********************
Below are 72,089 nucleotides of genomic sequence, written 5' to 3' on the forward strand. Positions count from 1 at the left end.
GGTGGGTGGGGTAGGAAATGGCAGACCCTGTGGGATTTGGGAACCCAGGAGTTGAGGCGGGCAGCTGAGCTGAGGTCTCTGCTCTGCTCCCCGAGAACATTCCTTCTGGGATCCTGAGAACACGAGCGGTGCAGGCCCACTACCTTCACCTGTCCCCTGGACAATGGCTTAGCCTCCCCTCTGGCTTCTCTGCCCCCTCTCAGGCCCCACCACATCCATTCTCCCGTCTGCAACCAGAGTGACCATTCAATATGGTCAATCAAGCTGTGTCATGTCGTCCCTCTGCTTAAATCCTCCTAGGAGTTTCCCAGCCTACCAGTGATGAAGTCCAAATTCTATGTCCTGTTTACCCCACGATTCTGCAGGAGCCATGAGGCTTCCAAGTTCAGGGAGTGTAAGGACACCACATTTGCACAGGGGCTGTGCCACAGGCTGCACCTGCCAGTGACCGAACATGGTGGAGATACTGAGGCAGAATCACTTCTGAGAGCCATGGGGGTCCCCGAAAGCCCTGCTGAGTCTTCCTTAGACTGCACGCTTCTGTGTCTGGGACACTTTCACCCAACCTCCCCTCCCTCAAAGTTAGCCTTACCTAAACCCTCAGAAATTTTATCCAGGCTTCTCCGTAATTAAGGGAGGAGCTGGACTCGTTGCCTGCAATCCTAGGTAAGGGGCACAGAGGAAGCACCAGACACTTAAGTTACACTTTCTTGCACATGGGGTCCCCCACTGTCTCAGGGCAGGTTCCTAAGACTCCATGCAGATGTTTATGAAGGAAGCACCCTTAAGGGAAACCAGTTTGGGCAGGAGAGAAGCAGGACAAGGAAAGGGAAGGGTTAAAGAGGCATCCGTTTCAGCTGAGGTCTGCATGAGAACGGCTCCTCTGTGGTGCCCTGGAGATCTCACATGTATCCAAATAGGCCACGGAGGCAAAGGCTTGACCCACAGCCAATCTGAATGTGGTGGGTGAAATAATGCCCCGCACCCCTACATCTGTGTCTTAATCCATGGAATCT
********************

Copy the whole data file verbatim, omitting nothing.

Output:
Below are 72,089 nucleotides of genomic sequence, written 5' to 3' on the forward strand. Positions count from 1 at the left end.
GGTGGGTGGGGTAGGAAATGGCAGACCCTGTGGGATTTGGGAACCCAGGAGTTGAGGCGGGCAGCTGAGCTGAGGTCTCTGCTCTGCTCCCCGAGAACATTCCTTCTGGGATCCTGAGAACACGAGCGGTGCAGGCCCACTACCTTCACCTGTCCCCTGGACAATGGCTTAGCCTCCCCTCTGGCTTCTCTGCCCCCTCTCAGGCCCCACCACATCCATTCTCCCGTCTGCAACCAGAGTGACCATTCAATATGGTCAATCAAGCTGTGTCATGTCGTCCCTCTGCTTAAATCCTCCTAGGAGTTTCCCAGCCTACCAGTGATGAAGTCCAAATTCTATGTCCTGTTTACCCCACGATTCTGCAGGAGCCATGAGGCTTCCAAGTTCAGGGAGTGTAAGGACACCACATTTGCACAGGGGCTGTGCCACAGGCTGCACCTGCCAGTGACCGAACATGGTGGAGATACTGAGGCAGAATCACTTCTGAGAGCCATGGGGGTCCCCGAAAGCCCTGCTGAGTCTTCCTTAGACTGCACGCTTCTGTGTCTGGGACACTTTCACCCAACCTCCCCTCCCTCAAAGTTAGCCTTACCTAAACCCTCAGAAATTTTATCCAGGCTTCTCCGTAATTAAGGGAGGAGCTGGACTCGTTGCCTGCAATCCTAGGTAAGGGGCACAGAGGAAGCACCAGACACTTAAGTTACACTTTCTTGCACATGGGGTCCCCCACTGTCTCAGGGCAGGTTCCTAAGACTCCATGCAGATGTTTATGAAGGAAGCACCCTTAAGGGAAACCAGTTTGGGCAGGAGAGAAGCAGGACAAGGAAAGGGAAGGGTTAAAGAGGCATCCGTTTCAGCTGAGGTCTGCATGAGAACGGCTCCTCTGTGGTGCCCTGGAGATCTCACATGTATCCAAATAGGCCACGGAGGCAAAGGCTTGACCCACAGCCAATCTGAATGTGGTGGGTGAAATAATGCCCCGCACCCCTACATCTGTGTCTTAATCCATGGAATCT